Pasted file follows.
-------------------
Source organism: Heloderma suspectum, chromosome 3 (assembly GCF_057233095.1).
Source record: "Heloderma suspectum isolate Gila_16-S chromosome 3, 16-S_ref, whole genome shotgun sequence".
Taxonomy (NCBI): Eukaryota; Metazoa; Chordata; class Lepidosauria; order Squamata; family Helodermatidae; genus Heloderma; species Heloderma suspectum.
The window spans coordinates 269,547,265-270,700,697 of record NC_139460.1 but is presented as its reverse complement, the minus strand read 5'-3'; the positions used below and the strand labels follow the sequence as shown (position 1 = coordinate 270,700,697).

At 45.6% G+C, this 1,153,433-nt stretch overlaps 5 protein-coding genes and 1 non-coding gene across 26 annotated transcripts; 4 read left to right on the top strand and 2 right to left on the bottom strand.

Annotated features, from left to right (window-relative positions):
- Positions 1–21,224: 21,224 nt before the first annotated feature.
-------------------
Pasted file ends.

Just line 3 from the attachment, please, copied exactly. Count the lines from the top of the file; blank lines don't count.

Taxonomy (NCBI): Eukaryota; Metazoa; Chordata; class Lepidosauria; order Squamata; family Helodermatidae; genus Heloderma; species Heloderma suspectum.